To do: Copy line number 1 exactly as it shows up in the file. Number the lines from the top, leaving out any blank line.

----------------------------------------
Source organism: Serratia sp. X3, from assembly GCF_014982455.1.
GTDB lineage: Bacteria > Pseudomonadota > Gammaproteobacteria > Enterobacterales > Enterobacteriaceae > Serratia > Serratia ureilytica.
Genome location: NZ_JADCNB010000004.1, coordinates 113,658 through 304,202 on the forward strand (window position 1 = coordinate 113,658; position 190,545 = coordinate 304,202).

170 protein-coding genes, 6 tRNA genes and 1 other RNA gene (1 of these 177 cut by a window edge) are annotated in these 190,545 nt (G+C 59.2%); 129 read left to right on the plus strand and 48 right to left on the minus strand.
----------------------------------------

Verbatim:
Source organism: Serratia sp. X3, from assembly GCF_014982455.1.